No warships from China intruded into our waters, says Hisham
PARLIAMENT No China ships and warships have intruded into Malaysia waters in the past five years, said Defence Minister Hishamuddin Hussein.
He, however, said the presence of the 83 China's vessels and warships was detected 12 nautical miles outside Malaysian waters.
"A total 83 of China's (warships and vessels) and 83 (warships and vessels) from other countries were detected 12 nautical miles off Malaysia waters and monitored by the Royal Malaysian Navy," he said.
The navy's ships and the Royal Malaysian Air Force's jets will monitor any ships entering Malaysian waters, he said in a written reply to Parliament today.
"(We will) lodge a diplomatic protest with the relevant country if (its ships) had taken suspicious passage (into Malaysian waters)," he told Ng Wei Aik (DAP-Tanjong).
Ng wanted to know the number of warships from China and other countries that had intruded into Malaysian waters.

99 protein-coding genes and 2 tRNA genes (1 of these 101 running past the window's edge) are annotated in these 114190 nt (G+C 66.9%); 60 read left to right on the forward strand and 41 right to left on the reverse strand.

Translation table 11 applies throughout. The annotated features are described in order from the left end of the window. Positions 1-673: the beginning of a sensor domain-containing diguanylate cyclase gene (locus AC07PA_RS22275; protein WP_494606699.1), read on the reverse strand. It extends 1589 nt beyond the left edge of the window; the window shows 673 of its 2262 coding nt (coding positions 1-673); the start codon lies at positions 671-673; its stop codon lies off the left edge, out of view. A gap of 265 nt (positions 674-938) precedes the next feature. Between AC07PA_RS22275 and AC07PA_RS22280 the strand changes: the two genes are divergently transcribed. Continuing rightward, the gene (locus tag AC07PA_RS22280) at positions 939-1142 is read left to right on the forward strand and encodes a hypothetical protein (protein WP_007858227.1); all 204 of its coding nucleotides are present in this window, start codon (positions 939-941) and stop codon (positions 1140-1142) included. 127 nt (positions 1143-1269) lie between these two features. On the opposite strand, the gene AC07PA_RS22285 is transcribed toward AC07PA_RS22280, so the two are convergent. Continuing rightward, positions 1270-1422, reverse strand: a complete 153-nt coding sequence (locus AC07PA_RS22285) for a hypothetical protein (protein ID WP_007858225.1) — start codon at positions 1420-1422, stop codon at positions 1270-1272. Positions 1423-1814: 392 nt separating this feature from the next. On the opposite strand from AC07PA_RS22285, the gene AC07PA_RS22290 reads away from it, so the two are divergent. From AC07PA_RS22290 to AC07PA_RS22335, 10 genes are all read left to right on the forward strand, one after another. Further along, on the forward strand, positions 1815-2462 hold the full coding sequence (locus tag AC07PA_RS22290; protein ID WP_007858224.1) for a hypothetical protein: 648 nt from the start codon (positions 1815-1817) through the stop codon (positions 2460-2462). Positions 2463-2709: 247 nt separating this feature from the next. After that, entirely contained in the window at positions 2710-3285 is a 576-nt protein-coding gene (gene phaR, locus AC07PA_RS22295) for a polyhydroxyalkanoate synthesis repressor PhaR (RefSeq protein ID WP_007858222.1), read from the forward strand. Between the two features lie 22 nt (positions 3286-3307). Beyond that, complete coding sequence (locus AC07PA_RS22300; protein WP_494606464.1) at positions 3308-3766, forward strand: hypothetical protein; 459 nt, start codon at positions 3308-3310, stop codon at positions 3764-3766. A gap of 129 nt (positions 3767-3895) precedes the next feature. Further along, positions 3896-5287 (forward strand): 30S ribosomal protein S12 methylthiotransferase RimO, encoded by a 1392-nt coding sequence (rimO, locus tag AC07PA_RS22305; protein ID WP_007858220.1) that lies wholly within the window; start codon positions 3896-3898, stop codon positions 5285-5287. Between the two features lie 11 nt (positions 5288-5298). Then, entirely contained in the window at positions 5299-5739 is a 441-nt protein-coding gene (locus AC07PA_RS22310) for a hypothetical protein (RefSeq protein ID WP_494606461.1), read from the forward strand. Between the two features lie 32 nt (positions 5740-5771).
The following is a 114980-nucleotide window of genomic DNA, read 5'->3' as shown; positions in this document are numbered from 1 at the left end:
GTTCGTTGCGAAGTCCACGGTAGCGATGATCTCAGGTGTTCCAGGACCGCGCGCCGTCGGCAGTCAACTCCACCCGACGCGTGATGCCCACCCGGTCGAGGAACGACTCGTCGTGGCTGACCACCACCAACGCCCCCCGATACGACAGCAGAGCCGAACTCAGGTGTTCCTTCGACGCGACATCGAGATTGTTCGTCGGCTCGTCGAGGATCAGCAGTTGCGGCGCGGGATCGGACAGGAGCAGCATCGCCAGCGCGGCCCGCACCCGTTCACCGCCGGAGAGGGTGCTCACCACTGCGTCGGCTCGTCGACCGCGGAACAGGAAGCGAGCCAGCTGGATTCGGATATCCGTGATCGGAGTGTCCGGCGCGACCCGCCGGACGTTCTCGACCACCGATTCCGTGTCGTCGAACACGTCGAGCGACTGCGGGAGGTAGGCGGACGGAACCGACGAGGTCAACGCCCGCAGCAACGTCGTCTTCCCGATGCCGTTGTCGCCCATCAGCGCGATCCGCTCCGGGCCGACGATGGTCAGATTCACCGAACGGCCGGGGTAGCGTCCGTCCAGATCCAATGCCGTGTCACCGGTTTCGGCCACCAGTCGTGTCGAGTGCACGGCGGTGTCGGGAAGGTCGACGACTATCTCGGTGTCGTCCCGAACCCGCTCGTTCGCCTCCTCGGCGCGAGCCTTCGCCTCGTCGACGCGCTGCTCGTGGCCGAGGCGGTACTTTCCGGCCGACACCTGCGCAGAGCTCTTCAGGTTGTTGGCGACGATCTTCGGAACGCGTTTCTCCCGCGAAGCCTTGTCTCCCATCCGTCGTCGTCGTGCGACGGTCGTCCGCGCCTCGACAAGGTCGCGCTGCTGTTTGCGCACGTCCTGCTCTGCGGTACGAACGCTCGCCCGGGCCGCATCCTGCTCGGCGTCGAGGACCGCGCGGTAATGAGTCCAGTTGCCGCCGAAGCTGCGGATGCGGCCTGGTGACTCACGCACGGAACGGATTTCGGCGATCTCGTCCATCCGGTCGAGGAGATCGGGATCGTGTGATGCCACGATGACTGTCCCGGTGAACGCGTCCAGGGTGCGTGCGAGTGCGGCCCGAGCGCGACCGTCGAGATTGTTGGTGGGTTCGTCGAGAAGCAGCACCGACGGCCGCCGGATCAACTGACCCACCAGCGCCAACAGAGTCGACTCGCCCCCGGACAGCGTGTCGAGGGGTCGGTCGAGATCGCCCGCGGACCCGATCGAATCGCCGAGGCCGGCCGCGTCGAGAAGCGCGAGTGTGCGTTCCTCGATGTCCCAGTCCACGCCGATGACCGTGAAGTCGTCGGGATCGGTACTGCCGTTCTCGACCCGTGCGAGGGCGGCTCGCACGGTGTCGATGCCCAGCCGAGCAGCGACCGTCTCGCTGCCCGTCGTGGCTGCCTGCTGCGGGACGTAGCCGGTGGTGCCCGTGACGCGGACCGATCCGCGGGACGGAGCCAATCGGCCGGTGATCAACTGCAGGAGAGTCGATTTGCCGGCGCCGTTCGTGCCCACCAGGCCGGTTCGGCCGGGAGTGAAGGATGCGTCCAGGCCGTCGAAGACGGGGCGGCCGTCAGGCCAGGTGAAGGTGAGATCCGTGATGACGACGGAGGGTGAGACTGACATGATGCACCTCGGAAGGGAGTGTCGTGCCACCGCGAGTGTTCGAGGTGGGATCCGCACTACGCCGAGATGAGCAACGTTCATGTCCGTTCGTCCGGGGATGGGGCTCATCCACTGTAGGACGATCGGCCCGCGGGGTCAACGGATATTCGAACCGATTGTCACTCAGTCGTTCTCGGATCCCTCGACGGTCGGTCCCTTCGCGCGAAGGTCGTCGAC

Minister in the Prime Minister's Department Shahidan Kassim was reported as saying that Malaysia would take legal action if the ships were found to have trespassed into the country’s exclusive economic zone.
The reported encroachment was the latest action by Chinese vessels to raise concern in South-East Asia, where four countries object to China’s claim to virtually the whole of the South China Sea.
Last week, Indonesia protested to China about an incident involving an Indonesian patrol boat, and a Chinese coastguard vessel and fishing boat in what Indonesia said was its waters.
China has said its vessels were operating in “traditional Chinese fishing grounds” and its coastguard vessel did not enter Indonesian waters.
Indonesia is not embroiled in rival claims with China over the South China Sea and has instead seen itself as an “honest broker” in disputes between China and its neighbours.
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